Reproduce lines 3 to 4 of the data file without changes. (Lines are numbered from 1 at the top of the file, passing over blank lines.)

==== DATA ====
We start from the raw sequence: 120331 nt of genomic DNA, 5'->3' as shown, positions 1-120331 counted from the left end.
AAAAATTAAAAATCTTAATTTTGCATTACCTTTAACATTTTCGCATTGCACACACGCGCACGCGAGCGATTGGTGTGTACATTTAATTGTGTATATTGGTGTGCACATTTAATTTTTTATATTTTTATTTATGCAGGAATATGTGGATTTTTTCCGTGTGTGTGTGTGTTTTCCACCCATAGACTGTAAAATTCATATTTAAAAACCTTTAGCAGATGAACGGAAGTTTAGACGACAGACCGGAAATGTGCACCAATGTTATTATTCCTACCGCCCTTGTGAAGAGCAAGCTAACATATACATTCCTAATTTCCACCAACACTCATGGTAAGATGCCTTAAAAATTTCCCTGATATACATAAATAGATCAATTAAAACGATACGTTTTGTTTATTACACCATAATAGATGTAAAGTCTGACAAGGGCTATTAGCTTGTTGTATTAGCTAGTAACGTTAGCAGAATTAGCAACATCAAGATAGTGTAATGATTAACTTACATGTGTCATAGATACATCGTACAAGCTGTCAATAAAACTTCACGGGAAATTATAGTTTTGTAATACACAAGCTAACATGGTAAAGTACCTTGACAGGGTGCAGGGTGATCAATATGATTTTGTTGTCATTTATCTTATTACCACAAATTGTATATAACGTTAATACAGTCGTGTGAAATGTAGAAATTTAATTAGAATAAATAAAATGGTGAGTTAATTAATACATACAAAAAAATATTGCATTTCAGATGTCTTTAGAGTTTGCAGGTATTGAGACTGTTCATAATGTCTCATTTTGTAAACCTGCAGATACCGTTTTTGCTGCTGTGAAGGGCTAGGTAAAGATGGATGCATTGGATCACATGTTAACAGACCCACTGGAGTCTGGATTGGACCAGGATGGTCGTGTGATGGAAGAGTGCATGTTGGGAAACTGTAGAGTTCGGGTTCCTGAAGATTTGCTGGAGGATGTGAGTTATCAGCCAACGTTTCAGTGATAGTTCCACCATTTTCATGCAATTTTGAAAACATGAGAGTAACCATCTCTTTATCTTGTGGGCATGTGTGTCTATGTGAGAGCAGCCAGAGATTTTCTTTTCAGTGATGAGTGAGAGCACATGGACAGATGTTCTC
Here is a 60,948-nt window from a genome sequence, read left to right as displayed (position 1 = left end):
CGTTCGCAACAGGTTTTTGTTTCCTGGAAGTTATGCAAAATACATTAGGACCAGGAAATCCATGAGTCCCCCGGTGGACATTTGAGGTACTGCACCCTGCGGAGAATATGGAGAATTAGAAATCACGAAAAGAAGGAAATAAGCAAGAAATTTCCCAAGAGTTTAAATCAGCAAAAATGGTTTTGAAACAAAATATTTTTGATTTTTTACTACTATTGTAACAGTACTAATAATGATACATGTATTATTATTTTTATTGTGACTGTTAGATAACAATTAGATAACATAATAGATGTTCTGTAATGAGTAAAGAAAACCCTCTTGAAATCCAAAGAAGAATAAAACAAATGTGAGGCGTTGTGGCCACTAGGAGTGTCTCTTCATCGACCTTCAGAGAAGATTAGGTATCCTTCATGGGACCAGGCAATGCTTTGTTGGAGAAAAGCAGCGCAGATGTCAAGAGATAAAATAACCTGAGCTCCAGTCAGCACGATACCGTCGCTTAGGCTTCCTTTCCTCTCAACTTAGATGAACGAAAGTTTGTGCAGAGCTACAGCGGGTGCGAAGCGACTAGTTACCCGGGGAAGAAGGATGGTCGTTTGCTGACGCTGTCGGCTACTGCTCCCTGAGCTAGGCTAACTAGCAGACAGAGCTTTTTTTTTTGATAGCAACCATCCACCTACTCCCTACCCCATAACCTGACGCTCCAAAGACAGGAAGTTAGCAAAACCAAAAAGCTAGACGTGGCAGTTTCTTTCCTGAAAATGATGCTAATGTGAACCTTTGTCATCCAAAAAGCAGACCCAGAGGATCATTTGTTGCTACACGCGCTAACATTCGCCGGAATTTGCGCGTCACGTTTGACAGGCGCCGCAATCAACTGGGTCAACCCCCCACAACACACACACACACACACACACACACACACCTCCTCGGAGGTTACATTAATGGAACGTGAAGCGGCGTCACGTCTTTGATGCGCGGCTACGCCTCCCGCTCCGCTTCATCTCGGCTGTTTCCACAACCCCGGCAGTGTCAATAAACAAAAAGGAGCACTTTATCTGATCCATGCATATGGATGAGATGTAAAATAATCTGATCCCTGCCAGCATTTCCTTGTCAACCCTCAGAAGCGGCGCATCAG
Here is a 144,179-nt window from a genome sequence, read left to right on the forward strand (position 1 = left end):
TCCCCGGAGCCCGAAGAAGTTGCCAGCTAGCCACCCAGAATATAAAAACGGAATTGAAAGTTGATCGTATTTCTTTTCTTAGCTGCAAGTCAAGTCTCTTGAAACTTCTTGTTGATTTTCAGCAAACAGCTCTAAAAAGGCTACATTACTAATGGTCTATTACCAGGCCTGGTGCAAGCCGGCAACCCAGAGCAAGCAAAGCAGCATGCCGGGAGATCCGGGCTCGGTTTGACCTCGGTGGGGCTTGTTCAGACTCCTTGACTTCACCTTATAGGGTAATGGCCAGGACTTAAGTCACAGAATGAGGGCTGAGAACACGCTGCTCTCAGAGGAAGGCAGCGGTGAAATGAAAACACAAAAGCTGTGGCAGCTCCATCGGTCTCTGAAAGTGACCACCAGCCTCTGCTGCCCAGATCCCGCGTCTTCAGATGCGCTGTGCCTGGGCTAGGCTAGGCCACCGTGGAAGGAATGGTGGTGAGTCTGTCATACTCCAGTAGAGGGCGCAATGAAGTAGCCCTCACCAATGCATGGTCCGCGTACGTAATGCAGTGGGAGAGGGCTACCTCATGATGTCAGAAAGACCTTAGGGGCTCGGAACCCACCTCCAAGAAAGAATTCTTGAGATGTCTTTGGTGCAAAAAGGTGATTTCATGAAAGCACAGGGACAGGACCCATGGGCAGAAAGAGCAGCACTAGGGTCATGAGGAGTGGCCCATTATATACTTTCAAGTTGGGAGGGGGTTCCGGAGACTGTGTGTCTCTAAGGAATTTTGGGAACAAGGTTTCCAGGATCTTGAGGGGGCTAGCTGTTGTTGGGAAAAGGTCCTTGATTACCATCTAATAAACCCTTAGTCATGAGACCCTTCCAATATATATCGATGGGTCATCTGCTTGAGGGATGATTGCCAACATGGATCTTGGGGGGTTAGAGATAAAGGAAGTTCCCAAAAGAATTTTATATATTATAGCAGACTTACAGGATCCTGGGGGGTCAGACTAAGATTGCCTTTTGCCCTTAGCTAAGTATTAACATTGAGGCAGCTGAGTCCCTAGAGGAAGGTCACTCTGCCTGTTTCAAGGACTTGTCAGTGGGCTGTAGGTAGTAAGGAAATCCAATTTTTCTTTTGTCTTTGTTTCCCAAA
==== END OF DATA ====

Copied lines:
Here is a 60,948-nt window from a genome sequence, read left to right as displayed (position 1 = left end):
CGTTCGCAACAGGTTTTTGTTTCCTGGAAGTTATGCAAAATACATTAGGACCAGGAAATCCATGAGTCCCCCGGTGGACATTTGAGGTACTGCACCCTGCGGAGAATATGGAGAATTAGAAATCACGAAAAGAAGGAAATAAGCAAGAAATTTCCCAAGAGTTTAAATCAGCAAAAATGGTTTTGAAACAAAATATTTTTGATTTTTTACTACTATTGTAACAGTACTAATAATGATACATGTATTATTATTTTTATTGTGACTGTTAGATAACAATTAGATAACATAATAGATGTTCTGTAATGAGTAAAGAAAACCCTCTTGAAATCCAAAGAAGAATAAAACAAATGTGAGGCGTTGTGGCCACTAGGAGTGTCTCTTCATCGACCTTCAGAGAAGATTAGGTATCCTTCATGGGACCAGGCAATGCTTTGTTGGAGAAAAGCAGCGCAGATGTCAAGAGATAAAATAACCTGAGCTCCAGTCAGCACGATACCGTCGCTTAGGCTTCCTTTCCTCTCAACTTAGATGAACGAAAGTTTGTGCAGAGCTACAGCGGGTGCGAAGCGACTAGTTACCCGGGGAAGAAGGATGGTCGTTTGCTGACGCTGTCGGCTACTGCTCCCTGAGCTAGGCTAACTAGCAGACAGAGCTTTTTTTTTTGATAGCAACCATCCACCTACTCCCTACCCCATAACCTGACGCTCCAAAGACAGGAAGTTAGCAAAACCAAAAAGCTAGACGTGGCAGTTTCTTTCCTGAAAATGATGCTAATGTGAACCTTTGTCATCCAAAAAGCAGACCCAGAGGATCATTTGTTGCTACACGCGCTAACATTCGCCGGAATTTGCGCGTCACGTTTGACAGGCGCCGCAATCAACTGGGTCAACCCCCCACAACACACACACACACACACACACACACACACCTCCTCGGAGGTTACATTAATGGAACGTGAAGCGGCGTCACGTCTTTGATGCGCGGCTACGCCTCCCGCTCCGCTTCATCTCGGCTGTTTCCACAACCCCGGCAGTGTCAATAAACAAAAAGGAGCACTTTATCTGATCCATGCATATGGATGAGATGTAAAATAATCTGATCCCTGCCAGCATTTCCTTGTCAACCCTCAGAAGCGGCGCATCAG